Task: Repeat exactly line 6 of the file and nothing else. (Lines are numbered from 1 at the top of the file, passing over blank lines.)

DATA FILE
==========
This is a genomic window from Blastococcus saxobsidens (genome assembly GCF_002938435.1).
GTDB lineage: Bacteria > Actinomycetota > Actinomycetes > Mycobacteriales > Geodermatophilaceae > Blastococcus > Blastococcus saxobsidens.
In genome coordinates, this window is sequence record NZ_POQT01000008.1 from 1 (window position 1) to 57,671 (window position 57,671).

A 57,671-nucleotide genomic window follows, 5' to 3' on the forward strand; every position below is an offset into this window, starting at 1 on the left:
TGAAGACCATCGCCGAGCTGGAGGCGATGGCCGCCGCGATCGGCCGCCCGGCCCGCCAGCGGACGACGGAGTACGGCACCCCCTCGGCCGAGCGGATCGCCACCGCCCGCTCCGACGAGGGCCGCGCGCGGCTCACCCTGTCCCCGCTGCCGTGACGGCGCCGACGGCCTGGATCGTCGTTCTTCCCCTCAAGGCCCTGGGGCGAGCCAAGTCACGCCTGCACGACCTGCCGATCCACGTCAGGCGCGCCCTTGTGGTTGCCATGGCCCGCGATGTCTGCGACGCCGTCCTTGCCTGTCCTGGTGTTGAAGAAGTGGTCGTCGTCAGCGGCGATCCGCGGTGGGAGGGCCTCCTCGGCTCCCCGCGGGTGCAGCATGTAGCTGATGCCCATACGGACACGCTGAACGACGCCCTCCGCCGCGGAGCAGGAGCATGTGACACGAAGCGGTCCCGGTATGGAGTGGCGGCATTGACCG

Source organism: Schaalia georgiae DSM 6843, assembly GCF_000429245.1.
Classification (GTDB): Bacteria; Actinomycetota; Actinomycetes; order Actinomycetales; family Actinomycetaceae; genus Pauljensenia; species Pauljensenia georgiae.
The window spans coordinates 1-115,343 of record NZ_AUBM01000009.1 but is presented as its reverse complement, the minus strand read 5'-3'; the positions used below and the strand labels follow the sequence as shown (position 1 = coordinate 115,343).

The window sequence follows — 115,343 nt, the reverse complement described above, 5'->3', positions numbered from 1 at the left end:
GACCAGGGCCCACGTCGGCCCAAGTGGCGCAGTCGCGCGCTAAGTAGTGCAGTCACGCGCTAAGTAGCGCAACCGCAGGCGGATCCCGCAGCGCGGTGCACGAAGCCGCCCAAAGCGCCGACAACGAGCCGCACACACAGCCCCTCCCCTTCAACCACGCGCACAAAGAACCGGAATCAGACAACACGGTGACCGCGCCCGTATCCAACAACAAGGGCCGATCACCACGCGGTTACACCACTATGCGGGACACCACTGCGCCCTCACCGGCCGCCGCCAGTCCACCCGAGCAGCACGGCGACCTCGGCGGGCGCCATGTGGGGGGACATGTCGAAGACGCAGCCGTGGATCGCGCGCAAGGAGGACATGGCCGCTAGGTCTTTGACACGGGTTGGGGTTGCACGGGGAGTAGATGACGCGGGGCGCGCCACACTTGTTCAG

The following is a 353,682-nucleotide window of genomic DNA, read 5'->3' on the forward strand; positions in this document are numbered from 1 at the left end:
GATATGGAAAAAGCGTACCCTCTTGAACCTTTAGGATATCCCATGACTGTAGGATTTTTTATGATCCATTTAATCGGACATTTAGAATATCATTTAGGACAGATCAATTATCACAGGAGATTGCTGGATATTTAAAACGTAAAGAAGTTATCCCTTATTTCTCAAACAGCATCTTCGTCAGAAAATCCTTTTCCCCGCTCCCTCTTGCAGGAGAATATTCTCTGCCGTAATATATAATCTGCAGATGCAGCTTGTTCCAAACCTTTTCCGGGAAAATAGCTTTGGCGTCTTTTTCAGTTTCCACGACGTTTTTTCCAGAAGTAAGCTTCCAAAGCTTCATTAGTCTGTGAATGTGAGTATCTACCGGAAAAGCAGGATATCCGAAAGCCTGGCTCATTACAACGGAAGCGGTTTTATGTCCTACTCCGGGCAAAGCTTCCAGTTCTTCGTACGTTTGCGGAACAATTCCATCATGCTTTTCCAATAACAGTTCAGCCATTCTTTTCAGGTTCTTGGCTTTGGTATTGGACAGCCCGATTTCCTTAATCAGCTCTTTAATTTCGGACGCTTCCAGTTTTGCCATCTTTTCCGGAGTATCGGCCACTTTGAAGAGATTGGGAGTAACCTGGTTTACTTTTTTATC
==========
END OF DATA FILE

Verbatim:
Source organism: Schaalia georgiae DSM 6843, assembly GCF_000429245.1.